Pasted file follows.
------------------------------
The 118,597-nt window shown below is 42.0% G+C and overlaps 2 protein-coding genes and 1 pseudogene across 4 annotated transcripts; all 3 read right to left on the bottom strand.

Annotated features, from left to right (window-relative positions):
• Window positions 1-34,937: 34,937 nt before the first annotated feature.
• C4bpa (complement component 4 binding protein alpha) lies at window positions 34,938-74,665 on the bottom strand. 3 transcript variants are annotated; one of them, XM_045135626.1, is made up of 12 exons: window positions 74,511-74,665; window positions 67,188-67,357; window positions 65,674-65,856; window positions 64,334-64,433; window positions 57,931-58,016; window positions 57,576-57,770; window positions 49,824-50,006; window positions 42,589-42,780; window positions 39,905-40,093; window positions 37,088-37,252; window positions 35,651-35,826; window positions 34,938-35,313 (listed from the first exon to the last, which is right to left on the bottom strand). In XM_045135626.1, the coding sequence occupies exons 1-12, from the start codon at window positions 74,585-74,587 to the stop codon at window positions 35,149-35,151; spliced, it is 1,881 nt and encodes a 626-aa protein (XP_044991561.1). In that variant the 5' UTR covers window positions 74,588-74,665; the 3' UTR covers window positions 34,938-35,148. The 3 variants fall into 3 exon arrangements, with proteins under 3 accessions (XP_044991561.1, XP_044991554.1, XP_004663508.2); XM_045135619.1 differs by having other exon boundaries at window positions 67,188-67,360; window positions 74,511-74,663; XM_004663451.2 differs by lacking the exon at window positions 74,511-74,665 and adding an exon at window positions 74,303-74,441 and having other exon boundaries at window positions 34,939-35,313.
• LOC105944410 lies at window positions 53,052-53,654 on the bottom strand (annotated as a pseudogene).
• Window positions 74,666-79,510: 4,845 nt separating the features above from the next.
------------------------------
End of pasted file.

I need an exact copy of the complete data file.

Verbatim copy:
The 118,597-nt window shown below is 42.0% G+C and overlaps 2 protein-coding genes and 1 pseudogene across 4 annotated transcripts; all 3 read right to left on the bottom strand.

Annotated features, from left to right (window-relative positions):
• Window positions 1-34,937: 34,937 nt before the first annotated feature.
• C4bpa (complement component 4 binding protein alpha) lies at window positions 34,938-74,665 on the bottom strand. 3 transcript variants are annotated; one of them, XM_045135626.1, is made up of 12 exons: window positions 74,511-74,665; window positions 67,188-67,357; window positions 65,674-65,856; window positions 64,334-64,433; window positions 57,931-58,016; window positions 57,576-57,770; window positions 49,824-50,006; window positions 42,589-42,780; window positions 39,905-40,093; window positions 37,088-37,252; window positions 35,651-35,826; window positions 34,938-35,313 (listed from the first exon to the last, which is right to left on the bottom strand). In XM_045135626.1, the coding sequence occupies exons 1-12, from the start codon at window positions 74,585-74,587 to the stop codon at window positions 35,149-35,151; spliced, it is 1,881 nt and encodes a 626-aa protein (XP_044991561.1). In that variant the 5' UTR covers window positions 74,588-74,665; the 3' UTR covers window positions 34,938-35,148. The 3 variants fall into 3 exon arrangements, with proteins under 3 accessions (XP_044991561.1, XP_044991554.1, XP_004663508.2); XM_045135619.1 differs by having other exon boundaries at window positions 67,188-67,360; window positions 74,511-74,663; XM_004663451.2 differs by lacking the exon at window positions 74,511-74,665 and adding an exon at window positions 74,303-74,441 and having other exon boundaries at window positions 34,939-35,313.
• LOC105944410 lies at window positions 53,052-53,654 on the bottom strand (annotated as a pseudogene).
• Window positions 74,666-79,510: 4,845 nt separating the features above from the next.